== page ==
softer than a butterfly
every time you smile.”
- by Margaret Russell
One day she snatched a white feather in midair and that was the beginning of her love of feathers.
“I was walking down the street one day and this white feather was just floating through the air,” said Margaret Russell, haiku poet. “I just reached out and plucked it out of the air. I couldn't believe it.”
She didn't know anyone saw it happen but her neighbor said, “If I hadn't seen that, I wouldn't have believed it. That will never happen in our lifetimes again.”
Sometimes people have butterflies in the tummy, and feathers in the heart are soft, making your heart flutter, but remember that the other end of the feather is a quill, she said. That kind of thinking, analyzing and contemplating a feather, is what inspires Russell to write haiku.
“Soft feathers have quills and lovely roses are thorned, beware soft objects,” she quoted the last poem in her new book “Feathers in my Heart.”
Russell, of Portsmouth, sits at her antique secretary desk with index cards and a rice paper book, writing her poetry.
She is a self-described “romantic at heart” and as she takes a breath, out comes a new haiku poem.
Her first book, “Feathers in my Heart,” was recently released by Miami Publishing and a second book is in the planning stages.
As a member of Phoenix Writers, in 2002, she learned the formula for haiku from another member, Charles Clevenger.
Since then, Russell has written more than 200 poems.
“I was trying to write but I didn't have any discipline to my writing,” she said. “They were merely ramblings and I couldn't do the long sing-song poems. I like brevity and simplicity.”
Haiku is a short three-lined poem with the first line in five syllables, the second in seven, and the third in five syllables. It originated in Japan in the 17th century, evolving from the renga poetry in the 15th century where several poets would create poetry in the five-seven-five syllables and two lines with seven syllables each.
In the 16th century, the popular poetry of the day was humorous and called haikai, which was made up of 17 and 14 syllables like renga.
“It just spoke to me,” Russell said. “I love things of nature and kindness. Kindness is the greatest characteristic a person can have.”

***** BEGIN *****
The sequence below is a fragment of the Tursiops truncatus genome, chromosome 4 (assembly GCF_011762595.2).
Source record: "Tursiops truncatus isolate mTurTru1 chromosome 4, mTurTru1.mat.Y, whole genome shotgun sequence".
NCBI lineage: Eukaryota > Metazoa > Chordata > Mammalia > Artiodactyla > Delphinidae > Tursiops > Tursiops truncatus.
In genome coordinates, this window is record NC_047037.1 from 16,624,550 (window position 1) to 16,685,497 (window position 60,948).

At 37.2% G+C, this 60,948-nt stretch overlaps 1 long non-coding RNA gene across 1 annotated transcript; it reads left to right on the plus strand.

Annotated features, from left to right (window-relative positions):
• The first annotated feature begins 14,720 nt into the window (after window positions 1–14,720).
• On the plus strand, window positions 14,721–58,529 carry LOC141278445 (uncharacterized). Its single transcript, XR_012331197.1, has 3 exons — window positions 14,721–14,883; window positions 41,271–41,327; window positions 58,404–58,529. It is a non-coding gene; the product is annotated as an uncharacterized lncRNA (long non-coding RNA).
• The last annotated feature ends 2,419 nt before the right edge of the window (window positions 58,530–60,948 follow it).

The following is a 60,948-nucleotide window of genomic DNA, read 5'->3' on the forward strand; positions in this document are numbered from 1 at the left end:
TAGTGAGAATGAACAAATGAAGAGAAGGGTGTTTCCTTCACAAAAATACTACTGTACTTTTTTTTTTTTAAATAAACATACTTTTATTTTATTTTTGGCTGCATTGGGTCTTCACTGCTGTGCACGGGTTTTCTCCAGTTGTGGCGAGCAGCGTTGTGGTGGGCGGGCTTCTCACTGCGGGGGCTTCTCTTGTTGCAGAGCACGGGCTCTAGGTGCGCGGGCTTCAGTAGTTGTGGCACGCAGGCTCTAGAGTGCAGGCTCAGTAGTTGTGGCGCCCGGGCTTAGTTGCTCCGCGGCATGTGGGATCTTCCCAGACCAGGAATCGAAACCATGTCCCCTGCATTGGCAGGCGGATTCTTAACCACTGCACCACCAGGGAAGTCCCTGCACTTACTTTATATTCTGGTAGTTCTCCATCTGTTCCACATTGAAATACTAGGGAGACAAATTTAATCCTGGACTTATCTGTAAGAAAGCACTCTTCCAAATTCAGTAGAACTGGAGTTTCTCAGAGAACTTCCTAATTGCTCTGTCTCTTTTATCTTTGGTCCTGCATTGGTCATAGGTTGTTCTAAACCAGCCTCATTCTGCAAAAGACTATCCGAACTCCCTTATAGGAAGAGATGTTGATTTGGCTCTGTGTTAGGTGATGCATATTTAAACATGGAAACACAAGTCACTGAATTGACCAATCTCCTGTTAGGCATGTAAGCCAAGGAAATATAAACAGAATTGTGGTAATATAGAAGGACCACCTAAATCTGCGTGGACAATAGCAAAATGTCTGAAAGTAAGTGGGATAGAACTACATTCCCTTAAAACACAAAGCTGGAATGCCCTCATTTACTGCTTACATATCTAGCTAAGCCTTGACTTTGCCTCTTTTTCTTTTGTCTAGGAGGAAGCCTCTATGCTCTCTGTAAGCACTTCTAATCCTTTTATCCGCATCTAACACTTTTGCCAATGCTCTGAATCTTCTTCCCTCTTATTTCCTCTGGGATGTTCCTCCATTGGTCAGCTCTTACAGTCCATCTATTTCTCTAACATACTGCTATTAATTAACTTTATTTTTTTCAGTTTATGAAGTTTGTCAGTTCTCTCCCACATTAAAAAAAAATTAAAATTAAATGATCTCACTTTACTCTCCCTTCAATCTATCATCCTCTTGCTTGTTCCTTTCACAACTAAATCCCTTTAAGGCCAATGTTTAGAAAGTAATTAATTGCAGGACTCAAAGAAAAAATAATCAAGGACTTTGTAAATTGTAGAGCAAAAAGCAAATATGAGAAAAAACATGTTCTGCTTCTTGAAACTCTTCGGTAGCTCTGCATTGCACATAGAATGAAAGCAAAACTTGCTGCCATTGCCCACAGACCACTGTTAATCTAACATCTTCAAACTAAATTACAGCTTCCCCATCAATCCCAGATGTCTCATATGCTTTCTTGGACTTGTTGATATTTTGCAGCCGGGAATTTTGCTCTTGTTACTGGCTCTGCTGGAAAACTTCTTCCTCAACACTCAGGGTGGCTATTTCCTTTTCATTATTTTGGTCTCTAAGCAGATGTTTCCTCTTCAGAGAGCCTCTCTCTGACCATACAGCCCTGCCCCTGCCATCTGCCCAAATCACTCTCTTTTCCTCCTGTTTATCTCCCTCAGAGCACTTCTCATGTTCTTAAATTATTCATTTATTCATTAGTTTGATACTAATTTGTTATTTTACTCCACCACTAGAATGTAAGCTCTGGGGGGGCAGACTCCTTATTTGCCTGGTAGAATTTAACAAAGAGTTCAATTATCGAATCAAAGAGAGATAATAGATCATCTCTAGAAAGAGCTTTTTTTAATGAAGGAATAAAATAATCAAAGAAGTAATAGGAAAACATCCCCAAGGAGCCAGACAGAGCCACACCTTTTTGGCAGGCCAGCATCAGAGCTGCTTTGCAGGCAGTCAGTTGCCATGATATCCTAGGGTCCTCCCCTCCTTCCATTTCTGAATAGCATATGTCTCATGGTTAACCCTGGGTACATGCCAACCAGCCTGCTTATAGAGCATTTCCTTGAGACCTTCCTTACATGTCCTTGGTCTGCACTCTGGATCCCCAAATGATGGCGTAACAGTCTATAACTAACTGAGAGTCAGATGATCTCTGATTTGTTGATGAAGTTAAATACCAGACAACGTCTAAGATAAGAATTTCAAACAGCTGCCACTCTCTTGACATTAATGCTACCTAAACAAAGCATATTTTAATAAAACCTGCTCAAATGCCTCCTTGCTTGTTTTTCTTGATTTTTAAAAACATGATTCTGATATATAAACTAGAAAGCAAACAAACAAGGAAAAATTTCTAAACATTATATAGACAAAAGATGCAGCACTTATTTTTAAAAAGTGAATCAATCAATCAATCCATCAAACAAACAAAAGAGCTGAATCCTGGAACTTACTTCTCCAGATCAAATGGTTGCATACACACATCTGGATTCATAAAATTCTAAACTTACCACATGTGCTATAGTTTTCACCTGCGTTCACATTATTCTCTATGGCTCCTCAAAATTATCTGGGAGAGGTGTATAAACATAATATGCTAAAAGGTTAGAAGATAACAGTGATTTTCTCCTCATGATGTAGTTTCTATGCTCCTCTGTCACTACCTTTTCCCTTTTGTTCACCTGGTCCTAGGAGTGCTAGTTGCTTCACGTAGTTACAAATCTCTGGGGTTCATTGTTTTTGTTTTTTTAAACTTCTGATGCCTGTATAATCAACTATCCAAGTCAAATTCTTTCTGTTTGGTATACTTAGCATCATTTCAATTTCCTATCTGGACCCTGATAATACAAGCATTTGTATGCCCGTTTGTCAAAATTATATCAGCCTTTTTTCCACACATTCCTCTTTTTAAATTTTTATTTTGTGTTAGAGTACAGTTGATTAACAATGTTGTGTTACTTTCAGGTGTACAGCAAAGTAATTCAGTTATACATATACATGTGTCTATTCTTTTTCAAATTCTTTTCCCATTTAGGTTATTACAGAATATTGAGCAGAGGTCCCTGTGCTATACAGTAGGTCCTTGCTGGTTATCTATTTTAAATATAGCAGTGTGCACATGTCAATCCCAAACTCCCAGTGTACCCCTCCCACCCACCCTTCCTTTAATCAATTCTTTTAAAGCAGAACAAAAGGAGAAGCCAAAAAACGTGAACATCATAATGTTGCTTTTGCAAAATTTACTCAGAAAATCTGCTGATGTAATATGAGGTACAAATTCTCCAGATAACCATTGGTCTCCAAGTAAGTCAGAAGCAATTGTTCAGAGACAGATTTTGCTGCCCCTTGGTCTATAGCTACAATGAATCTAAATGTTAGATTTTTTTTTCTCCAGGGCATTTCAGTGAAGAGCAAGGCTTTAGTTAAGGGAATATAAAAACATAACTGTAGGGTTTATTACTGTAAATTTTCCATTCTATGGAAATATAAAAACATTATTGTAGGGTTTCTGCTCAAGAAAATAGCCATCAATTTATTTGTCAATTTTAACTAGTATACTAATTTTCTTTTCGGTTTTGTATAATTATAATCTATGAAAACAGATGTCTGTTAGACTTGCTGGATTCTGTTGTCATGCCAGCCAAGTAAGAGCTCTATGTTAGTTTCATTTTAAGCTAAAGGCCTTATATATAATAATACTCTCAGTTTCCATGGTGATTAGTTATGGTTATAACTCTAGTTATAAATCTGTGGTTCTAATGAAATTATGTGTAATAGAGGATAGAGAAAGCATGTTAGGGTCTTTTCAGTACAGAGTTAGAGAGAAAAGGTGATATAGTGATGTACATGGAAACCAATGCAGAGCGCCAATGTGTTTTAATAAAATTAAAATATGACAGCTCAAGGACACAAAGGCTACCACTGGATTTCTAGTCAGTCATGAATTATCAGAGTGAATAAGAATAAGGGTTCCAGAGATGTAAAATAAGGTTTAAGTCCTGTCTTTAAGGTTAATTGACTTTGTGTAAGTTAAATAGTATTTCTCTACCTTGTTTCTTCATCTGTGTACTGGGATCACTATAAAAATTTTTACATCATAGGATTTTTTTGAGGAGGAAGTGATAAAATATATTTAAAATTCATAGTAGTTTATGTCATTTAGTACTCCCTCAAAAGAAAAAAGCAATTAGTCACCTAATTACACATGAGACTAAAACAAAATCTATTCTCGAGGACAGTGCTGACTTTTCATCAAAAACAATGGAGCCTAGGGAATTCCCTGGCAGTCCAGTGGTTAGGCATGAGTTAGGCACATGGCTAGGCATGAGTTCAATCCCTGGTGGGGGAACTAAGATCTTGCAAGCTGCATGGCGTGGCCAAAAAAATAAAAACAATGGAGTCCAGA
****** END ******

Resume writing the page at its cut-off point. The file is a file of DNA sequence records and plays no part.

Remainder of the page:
Traditionally, haiku is about nature and the seasons, which Russell writes, but a lot of her poems have a more personal, deeper meaning.
“I try to take that discipline of the five-seven-five syllables in a three-line poem and put a little romantic or mysterious spin into that,” she said.
She is inspired by the environment, traveling and relationships. Russell has been influenced by Ralph Waldo Emerson's essays, Emily Dickinson's poetry, Einstein's ideas and opinions, and song lyrics by Dan Fogelberg and Steve Free.
“The beauty about this book is that it is not self-published,” Russell said. “I was discovered in the old-fashioned sense. I am really humbled and honored that (Miami Publishing) chose my haiku. I couldn't believe it was real until I saw the bar code.”
The next book, second of a trilogy, will be “Fabric of my Life.”
Russell has several book signings planned. A book signing and reception will be at the Portsmouth Public Library on Feb. 5 at 1:00 p.m.
Her publisher is working with Barnes and Noble in Westchester where she will be reading in April during National Poetry Month.
She has read locally at the Portsmouth Public Library and in Boneyfiddle.
The book is available in Portsmouth at Russell's art, antiques and collectibles store, the Boneyfiddle Gallery or at Little Miami Publishing in Milford near Cincinnati.
PHYLLIS NOAH can be reached at (740) 353-3101, ext. 234 or e-mail at firstname.lastname@example.org.